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5 steps to calm in the midst of chaos

About four months after I started it, I finally finished the 870 fantastic pages of Voyager by Diana Gabaldon (3rd book in the Outlander series), and the hurricane they went through while at sea in a small boat got me thinking. How do we be intentional in the midst of absolute chaos?

When an imminent storm is approaching, we have three options; do nothing and hope for the best, evacuate, or hunker down and prepare for the worst. My hubby and I usually differ in that he wants to just chill out with his best friend; wishful thinking, and I want to head for the hills. It makes for some very unproductive discussions. But sometimes, there is no other option than to take the last approach, prepare - there's nowhere to run (literally - hardly anyone will let us in...), and the decisions (our kids schooling, childcare, etc.) are unavoidable. There is no way out, there is no more putting it off. As appealing as the head-in-the-sand approach is right now, avoiding the inevitable will only lead to more chaos than is already coming.

There is plenty we can do to prepare not only logistically, but also our mental wellbeing. We can't control everything, in fact it seems like we can hardly control anything lately, but one constant always remains; we can control how we let things affect us.

Think about the eye of a hurricane. No matter how intense the storm or what's swept up in its gale-force winds, that calm, blue center is always there. We all have this quiet center within us.
- George Mumford

When it comes to chaos, I am an expert. I grew up in a loving home filled with emotion that none of us knew how to process. I cry-laugh at shows when families sit down to eat and all hell breaks loose. I played defense in sports because I loved crashing into people. In fact, when the pandemic hit, I felt oddly at ease, apparently because in my past, I've been so conditioned for chaos, it was just another day.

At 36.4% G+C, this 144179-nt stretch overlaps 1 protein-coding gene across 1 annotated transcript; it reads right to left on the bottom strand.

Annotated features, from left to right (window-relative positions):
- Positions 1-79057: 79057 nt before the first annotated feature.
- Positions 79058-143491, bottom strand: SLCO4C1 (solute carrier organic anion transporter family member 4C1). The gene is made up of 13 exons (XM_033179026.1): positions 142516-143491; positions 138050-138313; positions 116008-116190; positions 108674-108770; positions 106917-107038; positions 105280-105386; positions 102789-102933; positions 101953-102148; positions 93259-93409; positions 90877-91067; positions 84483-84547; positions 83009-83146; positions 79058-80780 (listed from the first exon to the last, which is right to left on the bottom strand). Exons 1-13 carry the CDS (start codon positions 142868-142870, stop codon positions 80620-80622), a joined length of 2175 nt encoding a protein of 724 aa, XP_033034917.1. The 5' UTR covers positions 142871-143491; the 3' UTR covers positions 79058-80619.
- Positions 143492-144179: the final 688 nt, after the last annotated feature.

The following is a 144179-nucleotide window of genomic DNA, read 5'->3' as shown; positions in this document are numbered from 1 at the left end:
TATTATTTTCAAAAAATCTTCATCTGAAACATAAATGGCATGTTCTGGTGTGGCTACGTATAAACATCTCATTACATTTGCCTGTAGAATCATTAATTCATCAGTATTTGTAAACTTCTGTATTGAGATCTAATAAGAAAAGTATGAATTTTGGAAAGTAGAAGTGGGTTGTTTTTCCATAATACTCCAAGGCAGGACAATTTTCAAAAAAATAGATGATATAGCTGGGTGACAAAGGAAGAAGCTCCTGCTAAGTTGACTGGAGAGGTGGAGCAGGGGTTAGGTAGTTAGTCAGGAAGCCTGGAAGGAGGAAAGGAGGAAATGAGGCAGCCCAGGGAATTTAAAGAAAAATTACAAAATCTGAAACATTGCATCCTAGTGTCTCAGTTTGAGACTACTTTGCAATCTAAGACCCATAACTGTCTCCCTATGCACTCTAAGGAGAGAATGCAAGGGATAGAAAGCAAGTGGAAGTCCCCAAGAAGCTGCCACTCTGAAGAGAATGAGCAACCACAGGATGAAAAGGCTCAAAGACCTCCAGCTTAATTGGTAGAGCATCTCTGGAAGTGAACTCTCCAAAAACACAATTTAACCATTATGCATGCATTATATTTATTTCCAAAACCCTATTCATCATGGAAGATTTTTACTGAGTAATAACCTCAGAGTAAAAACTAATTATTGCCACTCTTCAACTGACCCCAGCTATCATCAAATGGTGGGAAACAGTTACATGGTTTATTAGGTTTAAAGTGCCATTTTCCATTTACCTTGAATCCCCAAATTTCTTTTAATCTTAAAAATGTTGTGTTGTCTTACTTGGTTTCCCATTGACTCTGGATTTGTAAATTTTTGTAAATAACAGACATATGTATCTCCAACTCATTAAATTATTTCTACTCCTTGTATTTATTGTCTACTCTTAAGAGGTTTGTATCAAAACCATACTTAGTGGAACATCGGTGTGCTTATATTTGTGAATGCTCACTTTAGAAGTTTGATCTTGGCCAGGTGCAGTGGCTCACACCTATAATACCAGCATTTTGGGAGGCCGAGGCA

That was my past, and I've come along way with my mental health since then, so this "coming home" feeling only lasted so long. Once the exhaustion of no childcare set in, sh!t got real.

When the chaos gets to be too much, or you see a storm on the horizon, focus on these five things; separate, simplify, systemize, seek help, and be still. Let's go into more detail.


Compartmentalizing is a tool used in many places from the military to psychology to logistics. It means to divide into sections or categorize. *"Some examples would be: a doctor who is religious, but has to separate her belief system from her practice at a women’s health clinic; a man who leaves his office at 6pm, and refuses to think about work for the rest of the evening, so he can enjoy his time with his family or, at its extreme, soldiers who need to file away the trauma of horrific events in their minds, so they can continue operating in battle."